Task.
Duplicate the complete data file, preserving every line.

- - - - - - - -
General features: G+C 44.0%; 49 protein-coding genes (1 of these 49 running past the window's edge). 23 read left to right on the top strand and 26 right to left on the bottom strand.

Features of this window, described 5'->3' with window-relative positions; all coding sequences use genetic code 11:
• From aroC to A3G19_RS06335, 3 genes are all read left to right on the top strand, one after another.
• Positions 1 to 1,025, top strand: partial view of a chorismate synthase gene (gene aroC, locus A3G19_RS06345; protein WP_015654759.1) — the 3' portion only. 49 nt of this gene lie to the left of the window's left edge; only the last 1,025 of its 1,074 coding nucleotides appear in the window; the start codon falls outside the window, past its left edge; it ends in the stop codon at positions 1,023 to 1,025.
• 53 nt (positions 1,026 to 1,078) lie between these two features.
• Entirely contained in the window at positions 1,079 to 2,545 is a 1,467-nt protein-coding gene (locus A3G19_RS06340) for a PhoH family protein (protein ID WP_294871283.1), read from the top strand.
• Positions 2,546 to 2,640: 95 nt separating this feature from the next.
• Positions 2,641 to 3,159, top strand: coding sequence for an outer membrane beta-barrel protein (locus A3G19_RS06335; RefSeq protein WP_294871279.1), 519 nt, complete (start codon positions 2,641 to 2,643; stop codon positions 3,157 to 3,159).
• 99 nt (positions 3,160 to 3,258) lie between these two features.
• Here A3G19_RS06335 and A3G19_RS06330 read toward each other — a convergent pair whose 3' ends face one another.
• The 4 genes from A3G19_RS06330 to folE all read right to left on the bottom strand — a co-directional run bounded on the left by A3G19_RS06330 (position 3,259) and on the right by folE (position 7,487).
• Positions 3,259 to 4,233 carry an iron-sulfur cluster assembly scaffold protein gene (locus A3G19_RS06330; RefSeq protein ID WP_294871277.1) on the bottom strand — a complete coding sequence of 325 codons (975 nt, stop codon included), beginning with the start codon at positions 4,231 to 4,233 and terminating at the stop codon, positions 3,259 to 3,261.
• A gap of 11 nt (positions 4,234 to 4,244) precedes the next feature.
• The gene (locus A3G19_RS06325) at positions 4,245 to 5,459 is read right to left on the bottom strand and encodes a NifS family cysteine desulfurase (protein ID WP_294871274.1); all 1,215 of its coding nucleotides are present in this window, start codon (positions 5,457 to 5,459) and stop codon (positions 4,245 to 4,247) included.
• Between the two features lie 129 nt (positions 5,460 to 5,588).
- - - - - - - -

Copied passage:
General features: G+C 44.0%; 49 protein-coding genes (1 of these 49 running past the window's edge). 23 read left to right on the top strand and 26 right to left on the bottom strand.

Features of this window, described 5'->3' with window-relative positions; all coding sequences use genetic code 11:
• From aroC to A3G19_RS06335, 3 genes are all read left to right on the top strand, one after another.
• Positions 1 to 1,025, top strand: partial view of a chorismate synthase gene (gene aroC, locus A3G19_RS06345; protein WP_015654759.1) — the 3' portion only. 49 nt of this gene lie to the left of the window's left edge; only the last 1,025 of its 1,074 coding nucleotides appear in the window; the start codon falls outside the window, past its left edge; it ends in the stop codon at positions 1,023 to 1,025.
• 53 nt (positions 1,026 to 1,078) lie between these two features.
• Entirely contained in the window at positions 1,079 to 2,545 is a 1,467-nt protein-coding gene (locus A3G19_RS06340) for a PhoH family protein (protein ID WP_294871283.1), read from the top strand.
• Positions 2,546 to 2,640: 95 nt separating this feature from the next.
• Positions 2,641 to 3,159, top strand: coding sequence for an outer membrane beta-barrel protein (locus A3G19_RS06335; RefSeq protein WP_294871279.1), 519 nt, complete (start codon positions 2,641 to 2,643; stop codon positions 3,157 to 3,159).
• 99 nt (positions 3,160 to 3,258) lie between these two features.
• Here A3G19_RS06335 and A3G19_RS06330 read toward each other — a convergent pair whose 3' ends face one another.
• The 4 genes from A3G19_RS06330 to folE all read right to left on the bottom strand — a co-directional run bounded on the left by A3G19_RS06330 (position 3,259) and on the right by folE (position 7,487).
• Positions 3,259 to 4,233 carry an iron-sulfur cluster assembly scaffold protein gene (locus A3G19_RS06330; RefSeq protein ID WP_294871277.1) on the bottom strand — a complete coding sequence of 325 codons (975 nt, stop codon included), beginning with the start codon at positions 4,231 to 4,233 and terminating at the stop codon, positions 3,259 to 3,261.
• A gap of 11 nt (positions 4,234 to 4,244) precedes the next feature.
• The gene (locus A3G19_RS06325) at positions 4,245 to 5,459 is read right to left on the bottom strand and encodes a NifS family cysteine desulfurase (protein ID WP_294871274.1); all 1,215 of its coding nucleotides are present in this window, start codon (positions 5,457 to 5,459) and stop codon (positions 4,245 to 4,247) included.
• Between the two features lie 129 nt (positions 5,460 to 5,588).